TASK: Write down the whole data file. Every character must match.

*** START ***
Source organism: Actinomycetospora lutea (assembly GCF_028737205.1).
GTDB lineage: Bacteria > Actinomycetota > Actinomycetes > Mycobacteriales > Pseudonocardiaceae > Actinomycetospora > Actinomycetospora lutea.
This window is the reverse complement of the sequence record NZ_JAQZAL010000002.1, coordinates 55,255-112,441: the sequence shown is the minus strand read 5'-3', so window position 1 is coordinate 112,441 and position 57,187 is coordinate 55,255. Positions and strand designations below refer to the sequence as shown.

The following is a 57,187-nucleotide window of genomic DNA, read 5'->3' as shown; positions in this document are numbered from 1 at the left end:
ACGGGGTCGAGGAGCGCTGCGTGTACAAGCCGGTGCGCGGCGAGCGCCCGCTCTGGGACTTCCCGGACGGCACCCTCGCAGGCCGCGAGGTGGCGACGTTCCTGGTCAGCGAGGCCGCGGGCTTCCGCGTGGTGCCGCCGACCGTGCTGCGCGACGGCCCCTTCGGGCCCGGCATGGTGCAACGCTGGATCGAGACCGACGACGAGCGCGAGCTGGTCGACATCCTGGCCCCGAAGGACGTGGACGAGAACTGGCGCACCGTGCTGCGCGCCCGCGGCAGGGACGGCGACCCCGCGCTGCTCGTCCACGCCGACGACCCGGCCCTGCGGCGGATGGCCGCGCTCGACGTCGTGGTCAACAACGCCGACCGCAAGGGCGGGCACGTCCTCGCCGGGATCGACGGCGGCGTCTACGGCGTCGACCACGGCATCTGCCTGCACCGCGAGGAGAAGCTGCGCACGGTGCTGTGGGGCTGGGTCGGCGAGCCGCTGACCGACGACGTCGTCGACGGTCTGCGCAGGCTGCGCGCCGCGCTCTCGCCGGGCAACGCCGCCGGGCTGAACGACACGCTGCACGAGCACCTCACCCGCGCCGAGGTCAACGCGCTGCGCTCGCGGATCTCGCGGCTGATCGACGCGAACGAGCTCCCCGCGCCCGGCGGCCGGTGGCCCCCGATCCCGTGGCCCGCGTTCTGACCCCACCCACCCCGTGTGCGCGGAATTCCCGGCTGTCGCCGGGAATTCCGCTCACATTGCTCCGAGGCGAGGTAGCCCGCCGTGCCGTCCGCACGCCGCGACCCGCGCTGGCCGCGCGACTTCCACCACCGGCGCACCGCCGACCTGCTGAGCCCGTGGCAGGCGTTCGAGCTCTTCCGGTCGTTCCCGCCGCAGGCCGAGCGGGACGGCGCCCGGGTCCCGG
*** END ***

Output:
Source organism: Actinomycetospora lutea (assembly GCF_028737205.1).
GTDB lineage: Bacteria > Actinomycetota > Actinomycetes > Mycobacteriales > Pseudonocardiaceae > Actinomycetospora > Actinomycetospora lutea.
This window is the reverse complement of the sequence record NZ_JAQZAL010000002.1, coordinates 55,255-112,441: the sequence shown is the minus strand read 5'-3', so window position 1 is coordinate 112,441 and position 57,187 is coordinate 55,255. Positions and strand designations below refer to the sequence as shown.

The following is a 57,187-nucleotide window of genomic DNA, read 5'->3' as shown; positions in this document are numbered from 1 at the left end:
ACGGGGTCGAGGAGCGCTGCGTGTACAAGCCGGTGCGCGGCGAGCGCCCGCTCTGGGACTTCCCGGACGGCACCCTCGCAGGCCGCGAGGTGGCGACGTTCCTGGTCAGCGAGGCCGCGGGCTTCCGCGTGGTGCCGCCGACCGTGCTGCGCGACGGCCCCTTCGGGCCCGGCATGGTGCAACGCTGGATCGAGACCGACGACGAGCGCGAGCTGGTCGACATCCTGGCCCCGAAGGACGTGGACGAGAACTGGCGCACCGTGCTGCGCGCCCGCGGCAGGGACGGCGACCCCGCGCTGCTCGTCCACGCCGACGACCCGGCCCTGCGGCGGATGGCCGCGCTCGACGTCGTGGTCAACAACGCCGACCGCAAGGGCGGGCACGTCCTCGCCGGGATCGACGGCGGCGTCTACGGCGTCGACCACGGCATCTGCCTGCACCGCGAGGAGAAGCTGCGCACGGTGCTGTGGGGCTGGGTCGGCGAGCCGCTGACCGACGACGTCGTCGACGGTCTGCGCAGGCTGCGCGCCGCGCTCTCGCCGGGCAACGCCGCCGGGCTGAACGACACGCTGCACGAGCACCTCACCCGCGCCGAGGTCAACGCGCTGCGCTCGCGGATCTCGCGGCTGATCGACGCGAACGAGCTCCCCGCGCCCGGCGGCCGGTGGCCCCCGATCCCGTGGCCCGCGTTCTGACCCCACCCACCCCGTGTGCGCGGAATTCCCGGCTGTCGCCGGGAATTCCGCTCACATTGCTCCGAGGCGAGGTAGCCCGCCGTGCCGTCCGCACGCCGCGACCCGCGCTGGCCGCGCGACTTCCACCACCGGCGCACCGCCGACCTGCTGAGCCCGTGGCAGGCGTTCGAGCTCTTCCGGTCGTTCCCGCCGCAGGCCGAGCGGGACGGCGCCCGGGTCCCGG